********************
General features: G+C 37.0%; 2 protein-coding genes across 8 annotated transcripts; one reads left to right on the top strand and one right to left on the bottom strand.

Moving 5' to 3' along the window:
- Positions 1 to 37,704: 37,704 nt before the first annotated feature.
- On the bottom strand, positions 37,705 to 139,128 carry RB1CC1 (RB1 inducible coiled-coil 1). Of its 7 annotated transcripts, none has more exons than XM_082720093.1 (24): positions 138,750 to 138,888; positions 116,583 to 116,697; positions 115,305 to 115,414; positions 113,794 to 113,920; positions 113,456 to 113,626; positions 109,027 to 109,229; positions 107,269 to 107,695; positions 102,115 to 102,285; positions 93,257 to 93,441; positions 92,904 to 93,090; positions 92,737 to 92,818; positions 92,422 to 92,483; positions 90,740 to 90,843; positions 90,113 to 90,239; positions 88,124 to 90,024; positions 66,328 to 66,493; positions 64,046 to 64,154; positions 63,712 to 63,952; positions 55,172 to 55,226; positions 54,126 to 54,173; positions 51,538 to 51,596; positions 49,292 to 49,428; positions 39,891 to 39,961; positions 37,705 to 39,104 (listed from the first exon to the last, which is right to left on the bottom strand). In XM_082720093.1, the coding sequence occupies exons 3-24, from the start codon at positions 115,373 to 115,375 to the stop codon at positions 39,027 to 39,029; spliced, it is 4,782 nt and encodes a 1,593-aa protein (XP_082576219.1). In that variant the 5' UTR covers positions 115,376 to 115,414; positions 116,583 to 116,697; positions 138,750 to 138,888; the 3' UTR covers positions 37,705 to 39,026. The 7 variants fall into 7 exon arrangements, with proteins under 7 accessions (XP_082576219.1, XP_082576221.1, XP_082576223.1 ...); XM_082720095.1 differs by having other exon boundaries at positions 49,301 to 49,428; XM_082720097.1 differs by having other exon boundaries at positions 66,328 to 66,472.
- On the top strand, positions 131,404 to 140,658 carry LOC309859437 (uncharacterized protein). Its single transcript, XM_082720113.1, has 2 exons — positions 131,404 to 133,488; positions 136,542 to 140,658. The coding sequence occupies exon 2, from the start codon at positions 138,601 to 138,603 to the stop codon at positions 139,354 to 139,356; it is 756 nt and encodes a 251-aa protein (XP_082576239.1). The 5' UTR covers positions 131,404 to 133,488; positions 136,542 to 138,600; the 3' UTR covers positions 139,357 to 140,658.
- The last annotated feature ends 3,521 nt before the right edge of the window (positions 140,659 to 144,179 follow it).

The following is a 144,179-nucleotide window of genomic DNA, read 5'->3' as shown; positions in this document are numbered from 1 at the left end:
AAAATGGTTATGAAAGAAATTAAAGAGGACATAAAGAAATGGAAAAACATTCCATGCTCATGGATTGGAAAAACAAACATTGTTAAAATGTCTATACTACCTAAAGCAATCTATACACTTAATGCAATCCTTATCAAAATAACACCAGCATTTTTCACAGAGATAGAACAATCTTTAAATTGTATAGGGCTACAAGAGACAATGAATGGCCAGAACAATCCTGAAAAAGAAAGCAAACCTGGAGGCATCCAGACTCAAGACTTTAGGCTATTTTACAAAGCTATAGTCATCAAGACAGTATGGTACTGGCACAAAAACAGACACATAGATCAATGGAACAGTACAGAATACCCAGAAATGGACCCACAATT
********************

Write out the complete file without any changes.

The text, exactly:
General features: G+C 37.0%; 2 protein-coding genes across 8 annotated transcripts; one reads left to right on the top strand and one right to left on the bottom strand.

Moving 5' to 3' along the window:
- Positions 1 to 37,704: 37,704 nt before the first annotated feature.
- On the bottom strand, positions 37,705 to 139,128 carry RB1CC1 (RB1 inducible coiled-coil 1). Of its 7 annotated transcripts, none has more exons than XM_082720093.1 (24): positions 138,750 to 138,888; positions 116,583 to 116,697; positions 115,305 to 115,414; positions 113,794 to 113,920; positions 113,456 to 113,626; positions 109,027 to 109,229; positions 107,269 to 107,695; positions 102,115 to 102,285; positions 93,257 to 93,441; positions 92,904 to 93,090; positions 92,737 to 92,818; positions 92,422 to 92,483; positions 90,740 to 90,843; positions 90,113 to 90,239; positions 88,124 to 90,024; positions 66,328 to 66,493; positions 64,046 to 64,154; positions 63,712 to 63,952; positions 55,172 to 55,226; positions 54,126 to 54,173; positions 51,538 to 51,596; positions 49,292 to 49,428; positions 39,891 to 39,961; positions 37,705 to 39,104 (listed from the first exon to the last, which is right to left on the bottom strand). In XM_082720093.1, the coding sequence occupies exons 3-24, from the start codon at positions 115,373 to 115,375 to the stop codon at positions 39,027 to 39,029; spliced, it is 4,782 nt and encodes a 1,593-aa protein (XP_082576219.1). In that variant the 5' UTR covers positions 115,376 to 115,414; positions 116,583 to 116,697; positions 138,750 to 138,888; the 3' UTR covers positions 37,705 to 39,026. The 7 variants fall into 7 exon arrangements, with proteins under 7 accessions (XP_082576219.1, XP_082576221.1, XP_082576223.1 ...); XM_082720095.1 differs by having other exon boundaries at positions 49,301 to 49,428; XM_082720097.1 differs by having other exon boundaries at positions 66,328 to 66,472.
- On the top strand, positions 131,404 to 140,658 carry LOC309859437 (uncharacterized protein). Its single transcript, XM_082720113.1, has 2 exons — positions 131,404 to 133,488; positions 136,542 to 140,658. The coding sequence occupies exon 2, from the start codon at positions 138,601 to 138,603 to the stop codon at positions 139,354 to 139,356; it is 756 nt and encodes a 251-aa protein (XP_082576239.1). The 5' UTR covers positions 131,404 to 133,488; positions 136,542 to 138,600; the 3' UTR covers positions 139,357 to 140,658.
- The last annotated feature ends 3,521 nt before the right edge of the window (positions 140,659 to 144,179 follow it).

The following is a 144,179-nucleotide window of genomic DNA, read 5'->3' as shown; positions in this document are numbered from 1 at the left end:
AAAATGGTTATGAAAGAAATTAAAGAGGACATAAAGAAATGGAAAAACATTCCATGCTCATGGATTGGAAAAACAAACATTGTTAAAATGTCTATACTACCTAAAGCAATCTATACACTTAATGCAATCCTTATCAAAATAACACCAGCATTTTTCACAGAGATAGAACAATCTTTAAATTGTATAGGGCTACAAGAGACAATGAATGGCCAGAACAATCCTGAAAAAGAAAGCAAACCTGGAGGCATCCAGACTCAAGACTTTAGGCTATTTTACAAAGCTATAGTCATCAAGACAGTATGGTACTGGCACAAAAACAGACACATAGATCAATGGAACAGTACAGAATACCCAGAAATGGACCCACAATT